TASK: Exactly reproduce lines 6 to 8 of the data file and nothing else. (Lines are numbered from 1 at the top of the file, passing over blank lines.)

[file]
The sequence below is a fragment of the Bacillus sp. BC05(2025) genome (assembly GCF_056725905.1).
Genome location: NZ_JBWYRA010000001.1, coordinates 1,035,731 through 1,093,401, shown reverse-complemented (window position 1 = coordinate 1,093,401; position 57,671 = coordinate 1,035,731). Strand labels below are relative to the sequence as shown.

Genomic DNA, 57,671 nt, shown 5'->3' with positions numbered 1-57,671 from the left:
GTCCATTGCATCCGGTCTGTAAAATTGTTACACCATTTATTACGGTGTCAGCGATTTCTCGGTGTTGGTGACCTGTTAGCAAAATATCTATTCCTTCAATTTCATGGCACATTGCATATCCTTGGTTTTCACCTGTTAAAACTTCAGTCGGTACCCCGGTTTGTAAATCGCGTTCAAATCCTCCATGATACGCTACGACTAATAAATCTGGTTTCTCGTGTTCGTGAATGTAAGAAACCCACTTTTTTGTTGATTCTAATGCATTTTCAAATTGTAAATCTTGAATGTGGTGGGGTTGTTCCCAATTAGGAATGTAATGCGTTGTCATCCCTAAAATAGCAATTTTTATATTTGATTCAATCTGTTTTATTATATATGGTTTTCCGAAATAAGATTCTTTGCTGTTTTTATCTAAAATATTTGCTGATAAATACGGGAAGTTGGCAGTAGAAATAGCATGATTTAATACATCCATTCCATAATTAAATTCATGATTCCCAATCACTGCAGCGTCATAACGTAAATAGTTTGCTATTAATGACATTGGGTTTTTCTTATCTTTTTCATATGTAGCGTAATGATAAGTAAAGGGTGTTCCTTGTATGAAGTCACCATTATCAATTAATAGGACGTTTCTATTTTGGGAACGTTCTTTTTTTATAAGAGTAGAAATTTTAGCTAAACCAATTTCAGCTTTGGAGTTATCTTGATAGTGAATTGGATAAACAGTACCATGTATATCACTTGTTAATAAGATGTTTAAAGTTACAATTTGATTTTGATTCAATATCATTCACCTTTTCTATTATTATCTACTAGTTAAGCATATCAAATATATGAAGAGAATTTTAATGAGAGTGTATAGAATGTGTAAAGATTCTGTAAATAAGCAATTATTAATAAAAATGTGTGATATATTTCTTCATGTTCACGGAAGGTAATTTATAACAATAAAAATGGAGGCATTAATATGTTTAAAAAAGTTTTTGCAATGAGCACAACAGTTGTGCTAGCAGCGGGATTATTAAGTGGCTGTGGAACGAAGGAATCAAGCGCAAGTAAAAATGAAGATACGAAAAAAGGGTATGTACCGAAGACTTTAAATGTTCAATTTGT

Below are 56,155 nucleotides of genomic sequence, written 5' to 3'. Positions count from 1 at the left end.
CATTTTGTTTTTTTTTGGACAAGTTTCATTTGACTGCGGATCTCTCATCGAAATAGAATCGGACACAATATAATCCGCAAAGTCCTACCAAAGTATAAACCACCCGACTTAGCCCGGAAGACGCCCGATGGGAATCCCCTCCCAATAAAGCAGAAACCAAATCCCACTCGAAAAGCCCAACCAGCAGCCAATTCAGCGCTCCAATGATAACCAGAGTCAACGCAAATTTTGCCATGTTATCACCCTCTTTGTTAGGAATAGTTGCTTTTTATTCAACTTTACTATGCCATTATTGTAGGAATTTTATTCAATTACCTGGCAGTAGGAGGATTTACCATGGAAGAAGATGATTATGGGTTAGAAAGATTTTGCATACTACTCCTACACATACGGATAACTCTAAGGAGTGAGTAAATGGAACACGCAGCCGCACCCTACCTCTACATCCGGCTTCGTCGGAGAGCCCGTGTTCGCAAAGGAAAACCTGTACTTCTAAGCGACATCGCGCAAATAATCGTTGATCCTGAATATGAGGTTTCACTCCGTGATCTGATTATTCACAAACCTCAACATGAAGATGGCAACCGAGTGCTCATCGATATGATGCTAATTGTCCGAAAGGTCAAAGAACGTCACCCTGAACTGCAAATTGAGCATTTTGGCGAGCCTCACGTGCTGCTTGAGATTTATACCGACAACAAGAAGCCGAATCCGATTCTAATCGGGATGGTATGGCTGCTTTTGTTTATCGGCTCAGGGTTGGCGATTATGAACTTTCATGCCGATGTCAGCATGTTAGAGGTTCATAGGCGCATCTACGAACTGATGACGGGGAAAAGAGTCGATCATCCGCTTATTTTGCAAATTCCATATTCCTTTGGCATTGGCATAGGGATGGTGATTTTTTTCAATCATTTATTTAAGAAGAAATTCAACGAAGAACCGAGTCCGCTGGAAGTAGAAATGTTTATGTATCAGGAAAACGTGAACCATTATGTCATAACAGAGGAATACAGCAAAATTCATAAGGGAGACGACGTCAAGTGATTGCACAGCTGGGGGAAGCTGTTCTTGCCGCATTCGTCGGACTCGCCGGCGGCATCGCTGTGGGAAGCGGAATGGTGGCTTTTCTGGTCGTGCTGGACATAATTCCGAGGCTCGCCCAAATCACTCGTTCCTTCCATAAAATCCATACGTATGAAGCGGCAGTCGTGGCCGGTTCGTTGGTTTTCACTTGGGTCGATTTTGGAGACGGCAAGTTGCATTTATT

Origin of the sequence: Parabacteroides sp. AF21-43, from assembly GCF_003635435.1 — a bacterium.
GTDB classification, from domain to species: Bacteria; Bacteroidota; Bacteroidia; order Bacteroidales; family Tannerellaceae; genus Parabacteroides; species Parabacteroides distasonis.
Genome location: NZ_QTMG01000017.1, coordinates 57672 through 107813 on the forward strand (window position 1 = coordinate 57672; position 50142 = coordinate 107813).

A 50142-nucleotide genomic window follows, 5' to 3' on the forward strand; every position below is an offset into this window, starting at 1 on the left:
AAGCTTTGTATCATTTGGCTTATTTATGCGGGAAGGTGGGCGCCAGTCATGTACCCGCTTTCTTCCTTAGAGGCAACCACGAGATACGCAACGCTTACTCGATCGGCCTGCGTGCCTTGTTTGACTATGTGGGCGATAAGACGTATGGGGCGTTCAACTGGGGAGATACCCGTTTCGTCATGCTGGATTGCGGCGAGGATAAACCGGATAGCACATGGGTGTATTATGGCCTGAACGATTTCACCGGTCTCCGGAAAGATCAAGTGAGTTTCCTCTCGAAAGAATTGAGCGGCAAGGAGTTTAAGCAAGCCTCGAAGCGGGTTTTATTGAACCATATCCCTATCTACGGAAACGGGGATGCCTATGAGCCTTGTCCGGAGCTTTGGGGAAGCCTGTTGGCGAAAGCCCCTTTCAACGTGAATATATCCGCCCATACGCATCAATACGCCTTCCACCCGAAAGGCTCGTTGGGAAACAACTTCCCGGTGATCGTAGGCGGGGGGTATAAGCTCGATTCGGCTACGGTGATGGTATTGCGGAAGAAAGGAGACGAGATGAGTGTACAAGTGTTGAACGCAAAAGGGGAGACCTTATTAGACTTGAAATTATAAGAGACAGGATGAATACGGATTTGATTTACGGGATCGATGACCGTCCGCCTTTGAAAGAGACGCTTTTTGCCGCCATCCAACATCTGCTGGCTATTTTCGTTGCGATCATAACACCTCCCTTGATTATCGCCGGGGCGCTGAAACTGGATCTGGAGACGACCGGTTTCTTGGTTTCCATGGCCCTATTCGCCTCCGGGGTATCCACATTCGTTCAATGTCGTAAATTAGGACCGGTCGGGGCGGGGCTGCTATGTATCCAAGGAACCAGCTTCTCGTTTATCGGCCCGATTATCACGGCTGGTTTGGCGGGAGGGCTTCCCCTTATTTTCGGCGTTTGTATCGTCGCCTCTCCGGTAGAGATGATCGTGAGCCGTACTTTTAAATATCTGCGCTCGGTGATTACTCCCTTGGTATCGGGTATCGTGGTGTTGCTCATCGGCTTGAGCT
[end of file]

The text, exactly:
CATTTTGTTTTTTTTTGGACAAGTTTCATTTGACTGCGGATCTCTCATCGAAATAGAATCGGACACAATATAATCCGCAAAGTCCTACCAAAGTATAAACCACCCGACTTAGCCCGGAAGACGCCCGATGGGAATCCCCTCCCAATAAAGCAGAAACCAAATCCCACTCGAAAAGCCCAACCAGCAGCCAATTCAGCGCTCCAATGATAACCAGAGTCAACGCAAATTTTGCCATGTTATCACCCTCTTTGTTAGGAATAGTTGCTTTTTATTCAACTTTACTATGCCATTATTGTAGGAATTTTATTCAATTACCTGGCAGTAGGAGGATTTACCATGGAAGAAGATGATTATGGGTTAGAAAGATTTTGCATACTACTCCTACACATACGGATAACTCTAAGGAGTGAGTAAATGGAACACGCAGCCGCACCCTACCTCTACATCCGGCTTCGTCGGAGAGCCCGTGTTCGCAAAGGAAAACCTGTACTTCTAAGCGACATCGCGCAAATAATCGTTGATCCTGAATATGAGGTTTCACTCCGTGATCTGATTATTCACAAACCTCAACATGAAGATGGCAACCGAGTGCTCATCGATATGATGCTAATTGTCCGAAAGGTCAAAGAACGTCACCCTGAACTGCAAATTGAGCATTTTGGCGAGCCTCACGTGCTGCTTGAGATTTATACCGACAACAAGAAGCCGAATCCGATTCTAATCGGGATGGTATGGCTGCTTTTGTTTATCGGCTCAGGGTTGGCGATTATGAACTTTCATGCCGATGTCAGCATGTTAGAGGTTCATAGGCGCATCTACGAACTGATGACGGGGAAAAGAGTCGATCATCCGCTTATTTTGCAAATTCCATATTCCTTTGGCATTGGCATAGGGATGGTGATTTTTTTCAATCATTTATTTAAGAAGAAATTCAACGAAGAACCGAGTCCGCTGGAAGTAGAAATGTTTATGTATCAGGAAAACGTGAACCATTATGTCATAACAGAGGAATACAGCAAAATTCATAAGGGAGACGACGTCAAGTGATTGCACAGCTGGGGGAAGCTGTTCTTGCCGCATTCGTCGGACTCGCCGGCGGCATCGCTGTGGGAAGCGGAATGGTGGCTTTTCTGGTCGTGCTGGACATAATTCCGAGGCTCGCCCAAATCACTCGTTCCTTCCATAAAATCCATACGTATGAAGCGGCAGTCGTGGCCGGTTCGTTGGTTTTCACTTGGGTCGATTTTGGAGACGGCAAGTTGCATTTATT

Origin of the sequence: Parabacteroides sp. AF21-43, from assembly GCF_003635435.1 — a bacterium.
GTDB classification, from domain to species: Bacteria; Bacteroidota; Bacteroidia; order Bacteroidales; family Tannerellaceae; genus Parabacteroides; species Parabacteroides distasonis.